Bhutan – a Road Less Traveled

Mask Dance Festival, one of twenty or so colorful annual events.

Bhutan has emerged into the crosshairs of many adventurous travelers. Recently named as a bucket list destination by many sources, the isolated Himalayan kingdom is identified as a Shangri-La. It does have much to offer – its uniqueness alone – and while it would be an ideal journey for many jaded travelers, it doesn’t offer the well rounded experience that will be found in neighboring India or nearby Thailand. We’ve longed to go there for years, and because of 8,000 foot plus altitude and some hiking activity, we decided to do it while we can.

Thimphu, capital of Bhutan, with characteristic architecture.

We traveled in the beginning of December, and the highlands were bright and cool. The mountain pine forests were green, but fields and plains were at their fallow dullest. But for outdoor activity, it was a fine time to visit. Prime times are festival seasons March-April and October-November, when the climate is temperate and another side of the people is seen. The culture is laid back and though some of the native dress is striking, the overall sartorial look is dull. But the festivals are flush with bright costumes, masks, and energetic dances. Summer is less appealing because of the heat (the latitude is about the same as South Florida) and the prevalence of leeches in the lowlands.

Women in traditional dress.

Bhutan with a population of 750,000 nestles between the remote part of eastern India and Tibetan China. The glacial, high Himalayas protect the country from invasion from China, and the only land bridges to the outside world are through India, which acts as a protector, even paving and maintaining highways. Flights are available from Bangkok, Katmandu, and Kolkata (Calcultta), each for $400 round trip or more. From Bagdogra, India the fare is about 1/3 that price, and for those interested in Darjeeling and Sikkim as well, it is a great option.

Local cuisine. National dish, ema datshi, at right.

Except for Indians, tourism in Bhutan is highly controlled, thanks to a strategy of seeking quality tourism. For occasional travelers, a minimum daily rate of $250 per person, per day applies, which drops to $200 in low season, and you must book through a tour agency. However, for that, you receive three-star hotels, all meals, all transportation, individualized tours, an English speaking guide (English is taught extensively in schools), and a driver, so the overall value is pretty good. They throw in a few local color activities, such as trying the national sport, archery, in local dress; soaking in hot rock baths, their equivalent of hot tubs; a cooking demonstration, and a eating a meal in a home. But don’t get too fancy a vision of these. We kind of wish we hadn’t seen the cooking, as the kitchen was grim, and we would have been happier not observing the sanitation.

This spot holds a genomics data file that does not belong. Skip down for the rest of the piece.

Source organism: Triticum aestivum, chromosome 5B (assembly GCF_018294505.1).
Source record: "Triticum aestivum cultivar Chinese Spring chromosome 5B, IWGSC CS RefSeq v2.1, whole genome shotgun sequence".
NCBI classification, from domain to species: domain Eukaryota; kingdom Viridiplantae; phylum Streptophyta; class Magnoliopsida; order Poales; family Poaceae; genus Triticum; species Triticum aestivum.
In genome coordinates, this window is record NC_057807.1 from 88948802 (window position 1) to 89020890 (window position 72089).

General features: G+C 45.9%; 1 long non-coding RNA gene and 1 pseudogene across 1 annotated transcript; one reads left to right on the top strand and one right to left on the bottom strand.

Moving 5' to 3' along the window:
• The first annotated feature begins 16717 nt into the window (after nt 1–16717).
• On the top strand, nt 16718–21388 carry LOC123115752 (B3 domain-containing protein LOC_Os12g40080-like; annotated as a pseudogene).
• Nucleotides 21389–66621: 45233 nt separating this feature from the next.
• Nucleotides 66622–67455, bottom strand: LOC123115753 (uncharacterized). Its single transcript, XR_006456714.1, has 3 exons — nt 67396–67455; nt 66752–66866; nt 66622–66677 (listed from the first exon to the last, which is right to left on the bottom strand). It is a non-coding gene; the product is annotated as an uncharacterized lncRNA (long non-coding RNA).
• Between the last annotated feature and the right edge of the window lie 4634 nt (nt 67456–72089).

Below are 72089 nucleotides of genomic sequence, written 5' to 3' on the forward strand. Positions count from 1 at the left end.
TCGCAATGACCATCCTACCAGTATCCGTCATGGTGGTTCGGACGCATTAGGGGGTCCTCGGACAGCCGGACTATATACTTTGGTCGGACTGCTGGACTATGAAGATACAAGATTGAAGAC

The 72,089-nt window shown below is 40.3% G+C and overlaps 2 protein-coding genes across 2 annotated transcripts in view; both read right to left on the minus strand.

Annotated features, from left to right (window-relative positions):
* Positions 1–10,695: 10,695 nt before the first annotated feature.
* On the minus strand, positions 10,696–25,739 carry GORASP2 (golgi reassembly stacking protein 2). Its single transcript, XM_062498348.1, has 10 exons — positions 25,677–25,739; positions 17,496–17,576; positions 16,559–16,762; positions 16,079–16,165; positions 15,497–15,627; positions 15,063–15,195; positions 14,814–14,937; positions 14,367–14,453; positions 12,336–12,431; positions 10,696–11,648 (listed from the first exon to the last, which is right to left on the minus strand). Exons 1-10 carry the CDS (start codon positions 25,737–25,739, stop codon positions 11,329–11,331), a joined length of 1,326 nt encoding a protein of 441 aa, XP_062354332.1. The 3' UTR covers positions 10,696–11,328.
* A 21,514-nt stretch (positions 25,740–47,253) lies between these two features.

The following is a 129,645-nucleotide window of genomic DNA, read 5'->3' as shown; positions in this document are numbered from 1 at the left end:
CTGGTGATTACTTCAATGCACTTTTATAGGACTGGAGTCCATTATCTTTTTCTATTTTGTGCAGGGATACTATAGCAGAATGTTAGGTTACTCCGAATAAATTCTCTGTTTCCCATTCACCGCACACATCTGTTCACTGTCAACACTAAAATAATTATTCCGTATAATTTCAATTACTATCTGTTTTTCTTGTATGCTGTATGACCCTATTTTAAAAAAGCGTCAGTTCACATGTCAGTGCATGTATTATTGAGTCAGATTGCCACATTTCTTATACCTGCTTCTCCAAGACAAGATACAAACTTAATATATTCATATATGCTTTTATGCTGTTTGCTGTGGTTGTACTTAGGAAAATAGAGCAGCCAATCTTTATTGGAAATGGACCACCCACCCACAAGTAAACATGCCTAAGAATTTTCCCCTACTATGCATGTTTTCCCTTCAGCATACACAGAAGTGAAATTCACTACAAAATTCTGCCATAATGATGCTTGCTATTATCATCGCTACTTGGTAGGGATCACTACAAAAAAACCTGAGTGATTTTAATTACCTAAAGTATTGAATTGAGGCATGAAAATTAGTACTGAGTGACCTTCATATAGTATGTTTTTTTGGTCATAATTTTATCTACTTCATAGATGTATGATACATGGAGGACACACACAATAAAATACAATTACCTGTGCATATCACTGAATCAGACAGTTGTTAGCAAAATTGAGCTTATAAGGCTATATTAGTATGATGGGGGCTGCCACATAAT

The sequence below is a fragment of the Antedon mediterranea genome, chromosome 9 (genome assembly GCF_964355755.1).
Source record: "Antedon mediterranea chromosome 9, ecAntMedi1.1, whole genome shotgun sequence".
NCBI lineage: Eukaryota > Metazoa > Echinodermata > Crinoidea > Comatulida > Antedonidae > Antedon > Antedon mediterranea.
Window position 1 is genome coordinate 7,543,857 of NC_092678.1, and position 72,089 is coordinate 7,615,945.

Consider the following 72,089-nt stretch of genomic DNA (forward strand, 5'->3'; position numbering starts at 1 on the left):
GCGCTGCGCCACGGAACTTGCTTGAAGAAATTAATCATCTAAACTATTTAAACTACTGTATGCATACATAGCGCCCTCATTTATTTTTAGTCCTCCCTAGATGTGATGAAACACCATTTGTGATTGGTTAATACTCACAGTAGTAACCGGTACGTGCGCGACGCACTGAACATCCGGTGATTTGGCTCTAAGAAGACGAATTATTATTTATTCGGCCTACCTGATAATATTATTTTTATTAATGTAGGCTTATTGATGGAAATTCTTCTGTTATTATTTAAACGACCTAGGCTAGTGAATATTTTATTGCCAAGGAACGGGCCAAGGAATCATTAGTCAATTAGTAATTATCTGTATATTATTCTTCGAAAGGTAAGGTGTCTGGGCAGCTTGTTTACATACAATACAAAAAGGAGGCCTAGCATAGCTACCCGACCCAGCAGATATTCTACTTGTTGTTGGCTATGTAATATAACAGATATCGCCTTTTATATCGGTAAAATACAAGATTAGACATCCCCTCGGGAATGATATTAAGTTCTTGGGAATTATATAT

Festival in a dzong courtyard

There are perhaps a dozen five-star hotels, but they will cost minimally $250 apiece per day extra. We looked at a couple that didn’t warrant anything like spending $500 more per day for a place to sleep. The super luxury Aman group has several properties that are probably eye popping, but unless you have money to burn and plan to spend a lot of time in the hotel, then it’s a waste. Also, do you go to Bhutan to be confined to a hotel?

One of our most memorable events was the arrival landing. In all our travels we’ve never had one like this. Descended into the mountains, the plane banked so sharply to the left that the tilt alert sounded. Soon we banked almost equally to the right before doing another left and another right to slither through the mountains just before landing. It was like skiing a slalom in a 200 passenger plane!

Archery, the national sport.

This is a peaceful, mostly mountainous kingdom with some culture, architecture, and arts of interest, having similarities to Indo/Nepal and Tibet. Bhutan is quiet without the vibrancy of India. The distinctive dzong architecture appears in fortresses and temples, and houses mimic the style in a more modest way. Style is closely controlled, and the required artistic painting around doorways and windows must be approved for each building. The country has no factories, so handicrafts is a cottage industry, with textiles being the dominant form.  The range of goods is limited, but some of the offerings are attractive and well priced.